In December of 2017, the price of the largest cryptocurrency in the world, Bitcoin, surged to over $19,000, up an astounding 4750% from just two years earlier. The potential for and the benefits of Bitcoin and other digital currencies were discussed constantly. Then the price (and seemingly the associated hype) crashed, then rose again to even more spectacular highs. Volatility seems to be the only constant when it comes to cryptocurrencies, which has raised alarms with regulators. Even after the most recent crash Bitcoin maintains a market cap of over $1.1 trillion at the time of writing, which if it were a company would place it just between Google's parent company Alphabet and Facebook as the 6th largest company in the world. The fact that it is not a company is important to note since this means that even though any individual can buy and sell cryptocurrencies like they can with securities, there is no oversight system to ensure a safe marketplace, and the exchanges that the currencies are traded on are equally unregulated. This may be changing soon as the Securities and Exchange Commission (SEC) begins to take the cryptocurrency market more seriously.
Calls for increased scrutiny for cryptocurrencies have increased dramatically in the past couple of years, with politicians and regulators alike raising concerns. One reason that there is currently so little oversight for cryptocurrencies is that they became so popular so quickly that very few regulators understood enough about them to be able to implement effective regulations. Even now there is much debate about how cryptocurrencies should be classified. Should they be regarded and regulated as securities of a company? Or should they be thought of as currencies, and if that is the case, how can they be regulated? Are they in a sort of regulatory grey area? The debate may still be raging on in some quarters, but SEC Chairman Gary Gensler (who happened to teach a class at MIT on blockchain, the technology behind Bitcoin and other cryptocurrencies) has already stated that he believes that "a lot of crypto tokens.. are indeed securities" and that regulation is needed. This statement has big implications since the SEC only has clear regulatory authority over securities.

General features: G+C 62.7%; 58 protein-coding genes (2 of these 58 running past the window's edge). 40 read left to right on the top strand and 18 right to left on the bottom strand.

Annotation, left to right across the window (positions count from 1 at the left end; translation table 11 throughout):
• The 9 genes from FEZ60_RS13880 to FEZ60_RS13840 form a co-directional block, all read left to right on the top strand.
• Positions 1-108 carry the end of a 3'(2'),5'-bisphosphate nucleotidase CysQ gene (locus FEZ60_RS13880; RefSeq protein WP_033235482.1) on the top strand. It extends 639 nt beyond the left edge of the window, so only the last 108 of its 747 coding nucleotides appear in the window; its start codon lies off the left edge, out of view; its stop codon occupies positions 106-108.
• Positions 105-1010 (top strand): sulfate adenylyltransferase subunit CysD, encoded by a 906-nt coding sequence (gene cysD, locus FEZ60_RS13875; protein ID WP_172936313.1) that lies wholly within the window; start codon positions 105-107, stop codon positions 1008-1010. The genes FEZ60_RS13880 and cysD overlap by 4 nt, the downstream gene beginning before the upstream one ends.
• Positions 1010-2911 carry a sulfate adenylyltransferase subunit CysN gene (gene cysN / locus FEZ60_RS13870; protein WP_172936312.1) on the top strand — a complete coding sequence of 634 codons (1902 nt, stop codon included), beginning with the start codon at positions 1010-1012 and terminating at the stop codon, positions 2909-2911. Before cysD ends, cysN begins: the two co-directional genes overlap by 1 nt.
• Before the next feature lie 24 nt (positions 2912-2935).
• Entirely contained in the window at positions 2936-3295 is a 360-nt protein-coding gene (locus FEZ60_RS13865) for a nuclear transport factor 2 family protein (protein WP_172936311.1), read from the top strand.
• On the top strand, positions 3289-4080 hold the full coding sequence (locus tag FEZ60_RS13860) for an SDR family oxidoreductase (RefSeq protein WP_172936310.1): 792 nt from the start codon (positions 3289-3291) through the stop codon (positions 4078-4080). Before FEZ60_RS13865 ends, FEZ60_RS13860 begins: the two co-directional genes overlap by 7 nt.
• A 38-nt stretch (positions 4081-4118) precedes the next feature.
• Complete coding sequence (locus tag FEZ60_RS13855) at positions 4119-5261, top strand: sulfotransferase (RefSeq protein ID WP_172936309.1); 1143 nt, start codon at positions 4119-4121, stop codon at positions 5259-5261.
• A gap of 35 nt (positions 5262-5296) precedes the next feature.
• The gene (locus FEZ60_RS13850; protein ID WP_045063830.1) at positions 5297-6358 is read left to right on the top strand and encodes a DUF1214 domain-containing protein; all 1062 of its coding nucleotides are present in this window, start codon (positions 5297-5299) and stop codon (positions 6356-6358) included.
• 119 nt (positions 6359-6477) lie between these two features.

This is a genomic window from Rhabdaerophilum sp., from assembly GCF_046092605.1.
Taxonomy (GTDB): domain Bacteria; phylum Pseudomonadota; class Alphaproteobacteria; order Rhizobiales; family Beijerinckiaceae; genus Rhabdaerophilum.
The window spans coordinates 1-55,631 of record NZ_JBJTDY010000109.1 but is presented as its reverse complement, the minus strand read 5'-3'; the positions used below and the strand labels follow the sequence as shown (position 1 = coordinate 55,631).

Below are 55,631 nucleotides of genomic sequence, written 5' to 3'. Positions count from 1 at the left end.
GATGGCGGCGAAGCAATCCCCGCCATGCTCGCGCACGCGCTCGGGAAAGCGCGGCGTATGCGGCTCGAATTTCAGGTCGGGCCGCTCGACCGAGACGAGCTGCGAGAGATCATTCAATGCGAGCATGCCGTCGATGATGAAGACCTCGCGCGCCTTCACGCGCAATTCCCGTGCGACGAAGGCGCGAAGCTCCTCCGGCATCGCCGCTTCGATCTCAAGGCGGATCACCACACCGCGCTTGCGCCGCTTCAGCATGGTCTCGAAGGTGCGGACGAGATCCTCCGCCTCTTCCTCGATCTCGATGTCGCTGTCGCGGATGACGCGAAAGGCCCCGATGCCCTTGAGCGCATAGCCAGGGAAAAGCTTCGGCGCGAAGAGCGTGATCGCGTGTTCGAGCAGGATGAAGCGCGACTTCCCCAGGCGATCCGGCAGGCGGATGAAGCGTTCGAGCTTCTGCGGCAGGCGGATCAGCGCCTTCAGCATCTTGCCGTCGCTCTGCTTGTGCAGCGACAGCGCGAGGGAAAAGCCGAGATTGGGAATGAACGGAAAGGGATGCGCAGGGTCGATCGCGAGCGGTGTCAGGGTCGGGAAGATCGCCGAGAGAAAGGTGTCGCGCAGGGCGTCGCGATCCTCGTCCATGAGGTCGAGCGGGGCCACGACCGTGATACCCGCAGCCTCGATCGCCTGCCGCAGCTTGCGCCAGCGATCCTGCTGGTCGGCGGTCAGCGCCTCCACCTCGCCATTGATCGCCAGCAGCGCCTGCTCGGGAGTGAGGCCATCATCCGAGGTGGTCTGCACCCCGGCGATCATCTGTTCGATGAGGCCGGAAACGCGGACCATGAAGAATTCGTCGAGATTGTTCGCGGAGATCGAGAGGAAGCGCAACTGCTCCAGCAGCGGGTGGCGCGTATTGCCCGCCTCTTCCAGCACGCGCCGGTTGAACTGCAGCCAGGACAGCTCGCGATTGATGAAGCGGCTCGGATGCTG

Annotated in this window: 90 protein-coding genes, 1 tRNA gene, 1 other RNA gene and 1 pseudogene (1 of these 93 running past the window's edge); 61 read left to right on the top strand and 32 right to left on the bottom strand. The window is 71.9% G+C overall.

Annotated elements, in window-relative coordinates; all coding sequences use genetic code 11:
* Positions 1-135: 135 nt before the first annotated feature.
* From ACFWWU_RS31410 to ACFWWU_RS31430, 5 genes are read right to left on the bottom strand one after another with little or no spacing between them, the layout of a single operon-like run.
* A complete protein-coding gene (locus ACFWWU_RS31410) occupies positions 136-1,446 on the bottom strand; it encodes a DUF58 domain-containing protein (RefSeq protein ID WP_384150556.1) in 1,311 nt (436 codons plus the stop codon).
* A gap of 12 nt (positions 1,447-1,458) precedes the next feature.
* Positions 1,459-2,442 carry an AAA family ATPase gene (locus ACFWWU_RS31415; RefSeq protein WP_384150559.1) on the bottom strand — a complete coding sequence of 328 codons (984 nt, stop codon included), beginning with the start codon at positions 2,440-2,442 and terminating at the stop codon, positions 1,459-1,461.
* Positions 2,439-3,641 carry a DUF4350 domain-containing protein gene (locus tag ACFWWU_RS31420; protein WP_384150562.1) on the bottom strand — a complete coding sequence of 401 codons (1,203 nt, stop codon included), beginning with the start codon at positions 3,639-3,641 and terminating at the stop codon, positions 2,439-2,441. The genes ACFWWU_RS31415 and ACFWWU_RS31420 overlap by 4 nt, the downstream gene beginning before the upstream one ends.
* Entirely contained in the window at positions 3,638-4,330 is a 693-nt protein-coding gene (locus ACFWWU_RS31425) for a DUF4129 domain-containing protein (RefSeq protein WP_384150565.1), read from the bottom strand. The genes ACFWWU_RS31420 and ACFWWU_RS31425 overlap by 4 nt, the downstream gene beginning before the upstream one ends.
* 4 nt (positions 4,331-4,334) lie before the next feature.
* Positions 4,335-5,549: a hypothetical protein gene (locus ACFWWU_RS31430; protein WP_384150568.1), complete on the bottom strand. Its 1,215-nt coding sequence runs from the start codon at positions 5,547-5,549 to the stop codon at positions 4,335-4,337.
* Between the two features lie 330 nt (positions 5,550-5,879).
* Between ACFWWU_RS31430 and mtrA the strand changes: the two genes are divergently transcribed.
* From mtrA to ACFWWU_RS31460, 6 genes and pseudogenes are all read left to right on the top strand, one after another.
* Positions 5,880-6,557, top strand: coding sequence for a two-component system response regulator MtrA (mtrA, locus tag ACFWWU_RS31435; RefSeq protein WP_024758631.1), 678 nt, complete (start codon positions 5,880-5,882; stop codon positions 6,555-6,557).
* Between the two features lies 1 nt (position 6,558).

There have been a wide variety of issues raised about the need to regulate cryptocurrencies and cryptocurrency exchanges. Some involve extremely high profile events like the Colonial Pipeline ransomware attack where the pipeline systems were infiltrated and shut down the pipeline, causing mass shortages. The hackers demanded and eventually received payment of 75 bitcoins, or $4.4 million (although some of this was eventually recovered by authorities). Events like this have led some, including the Department of Justice, to claim that cryptocurrencies facilitate crime. The main problems that are often cited when calling for increased regulation in the space include:
- Criminal activity: Cryptocurrencies are often used in illicit activities like money laundering and ransomware attacks. Initial Coin Offerings (ICOs) have also been rife with fraud.
- Extreme volatility: Cryptocurrency prices are very volatile, and many investors have lost huge amounts of money.
- Lack of transparency: Both currencies and exchanges face very little transparency requirements which leaves the door open for fraud and manipulation.
To be fair to regulators, there have been some actions taken related to the cryptocurrency market. The SEC puts out educational resources fairly consistently and has a “Spotlight” page specifically for Initial Coin Offerings (ICOs), which are the cryptocurrency equivalent of an Initial Public Offering (IPO). There has also been enforcement action taken against unregistered or fraudulent ICOs. But these educational resources and sporadic enforcement actions have done little to directly address the issues posed by cryptocurrencies. Chairman Gensler has spoken multiple times about the need for increased investor protection for cryptocurrencies. He has also urged Congress to look into potential oversight measures for cryptocurrency exchanges that fall out of the SECs jurisdiction. It is unknown what any new regulations would look like, but given Chairman Gensler’s current work and past statements it is likely that we will see increased oversight in the cryptocurrency market in the near future.